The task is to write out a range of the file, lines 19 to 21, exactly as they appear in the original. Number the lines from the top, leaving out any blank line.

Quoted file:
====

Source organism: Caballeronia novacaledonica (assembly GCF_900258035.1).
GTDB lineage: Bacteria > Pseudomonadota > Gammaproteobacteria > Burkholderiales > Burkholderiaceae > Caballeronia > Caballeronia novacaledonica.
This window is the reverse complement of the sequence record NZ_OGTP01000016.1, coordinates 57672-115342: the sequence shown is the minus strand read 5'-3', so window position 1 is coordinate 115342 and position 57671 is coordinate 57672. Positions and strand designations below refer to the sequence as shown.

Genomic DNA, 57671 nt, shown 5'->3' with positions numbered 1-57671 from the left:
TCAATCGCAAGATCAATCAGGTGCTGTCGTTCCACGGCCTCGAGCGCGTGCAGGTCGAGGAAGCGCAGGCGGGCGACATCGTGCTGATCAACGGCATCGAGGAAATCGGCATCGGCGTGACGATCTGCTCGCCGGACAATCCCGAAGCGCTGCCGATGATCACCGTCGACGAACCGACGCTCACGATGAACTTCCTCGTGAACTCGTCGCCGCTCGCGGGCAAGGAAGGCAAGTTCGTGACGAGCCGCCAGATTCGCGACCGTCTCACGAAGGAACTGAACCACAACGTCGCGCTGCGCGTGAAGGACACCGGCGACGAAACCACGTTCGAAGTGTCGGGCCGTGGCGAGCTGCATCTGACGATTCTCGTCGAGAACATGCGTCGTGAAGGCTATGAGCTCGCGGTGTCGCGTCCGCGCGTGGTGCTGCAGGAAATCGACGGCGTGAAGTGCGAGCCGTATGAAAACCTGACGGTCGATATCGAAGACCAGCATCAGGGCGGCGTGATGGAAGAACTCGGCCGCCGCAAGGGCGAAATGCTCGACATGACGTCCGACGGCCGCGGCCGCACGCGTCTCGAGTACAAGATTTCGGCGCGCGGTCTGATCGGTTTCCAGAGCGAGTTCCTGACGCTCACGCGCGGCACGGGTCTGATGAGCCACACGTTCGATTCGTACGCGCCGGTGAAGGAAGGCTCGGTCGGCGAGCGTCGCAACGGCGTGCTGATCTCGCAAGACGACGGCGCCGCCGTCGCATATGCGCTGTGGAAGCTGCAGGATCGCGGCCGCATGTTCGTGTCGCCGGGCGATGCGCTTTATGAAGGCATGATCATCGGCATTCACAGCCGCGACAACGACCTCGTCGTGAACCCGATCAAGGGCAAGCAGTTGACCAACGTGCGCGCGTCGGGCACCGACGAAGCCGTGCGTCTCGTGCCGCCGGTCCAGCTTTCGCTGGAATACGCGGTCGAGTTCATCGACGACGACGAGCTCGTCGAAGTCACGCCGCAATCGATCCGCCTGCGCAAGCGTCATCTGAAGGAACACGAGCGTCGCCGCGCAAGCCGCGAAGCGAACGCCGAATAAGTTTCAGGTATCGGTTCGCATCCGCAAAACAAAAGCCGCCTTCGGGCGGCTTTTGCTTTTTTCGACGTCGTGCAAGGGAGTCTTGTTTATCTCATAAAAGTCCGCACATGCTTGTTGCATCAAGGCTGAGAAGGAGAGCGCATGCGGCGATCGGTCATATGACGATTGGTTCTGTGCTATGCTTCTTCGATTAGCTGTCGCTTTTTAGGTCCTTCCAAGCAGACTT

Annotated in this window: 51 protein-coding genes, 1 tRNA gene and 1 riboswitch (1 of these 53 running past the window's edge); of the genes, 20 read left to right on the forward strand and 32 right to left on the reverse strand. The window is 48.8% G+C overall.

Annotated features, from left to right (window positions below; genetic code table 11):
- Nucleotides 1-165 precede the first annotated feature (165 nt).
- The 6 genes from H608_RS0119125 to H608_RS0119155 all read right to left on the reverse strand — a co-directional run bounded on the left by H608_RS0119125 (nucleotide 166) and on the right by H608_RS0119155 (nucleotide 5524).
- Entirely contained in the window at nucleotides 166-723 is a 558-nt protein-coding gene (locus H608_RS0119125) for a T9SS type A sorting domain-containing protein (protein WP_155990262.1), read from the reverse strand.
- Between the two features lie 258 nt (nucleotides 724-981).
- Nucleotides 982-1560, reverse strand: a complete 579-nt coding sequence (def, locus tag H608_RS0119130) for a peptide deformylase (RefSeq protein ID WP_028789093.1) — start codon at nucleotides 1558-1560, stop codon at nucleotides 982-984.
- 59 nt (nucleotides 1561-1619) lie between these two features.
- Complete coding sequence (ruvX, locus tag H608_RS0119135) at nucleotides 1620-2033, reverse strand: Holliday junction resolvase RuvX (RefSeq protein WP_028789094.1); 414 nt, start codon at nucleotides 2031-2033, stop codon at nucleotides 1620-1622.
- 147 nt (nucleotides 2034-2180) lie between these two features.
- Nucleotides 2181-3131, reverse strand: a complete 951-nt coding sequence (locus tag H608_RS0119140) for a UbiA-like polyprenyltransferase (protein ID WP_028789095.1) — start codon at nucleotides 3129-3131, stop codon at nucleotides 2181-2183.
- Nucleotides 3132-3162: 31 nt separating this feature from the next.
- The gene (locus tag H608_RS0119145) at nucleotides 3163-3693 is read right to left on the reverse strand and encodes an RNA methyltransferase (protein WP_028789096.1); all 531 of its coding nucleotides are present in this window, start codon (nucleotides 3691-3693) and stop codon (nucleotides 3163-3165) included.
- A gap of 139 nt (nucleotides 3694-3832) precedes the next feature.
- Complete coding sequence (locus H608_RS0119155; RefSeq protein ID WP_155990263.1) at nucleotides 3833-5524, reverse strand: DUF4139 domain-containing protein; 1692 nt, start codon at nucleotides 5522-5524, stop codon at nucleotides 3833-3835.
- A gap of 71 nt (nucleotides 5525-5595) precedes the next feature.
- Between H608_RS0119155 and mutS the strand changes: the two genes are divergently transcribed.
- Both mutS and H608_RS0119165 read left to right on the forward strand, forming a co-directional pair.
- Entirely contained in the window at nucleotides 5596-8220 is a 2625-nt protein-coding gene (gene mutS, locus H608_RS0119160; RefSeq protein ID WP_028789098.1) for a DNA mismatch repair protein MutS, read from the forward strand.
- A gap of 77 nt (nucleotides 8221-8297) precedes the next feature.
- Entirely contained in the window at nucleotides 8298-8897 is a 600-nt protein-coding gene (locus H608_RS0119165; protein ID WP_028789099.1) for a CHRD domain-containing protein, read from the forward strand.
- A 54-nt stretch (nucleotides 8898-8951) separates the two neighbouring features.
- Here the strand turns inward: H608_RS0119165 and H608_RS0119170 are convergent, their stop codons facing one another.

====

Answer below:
- A gap of 139 nt (nucleotides 3694-3832) precedes the next feature.
- Complete coding sequence (locus H608_RS0119155; RefSeq protein ID WP_155990263.1) at nucleotides 3833-5524, reverse strand: DUF4139 domain-containing protein; 1692 nt, start codon at nucleotides 5522-5524, stop codon at nucleotides 3833-3835.
- A gap of 71 nt (nucleotides 5525-5595) precedes the next feature.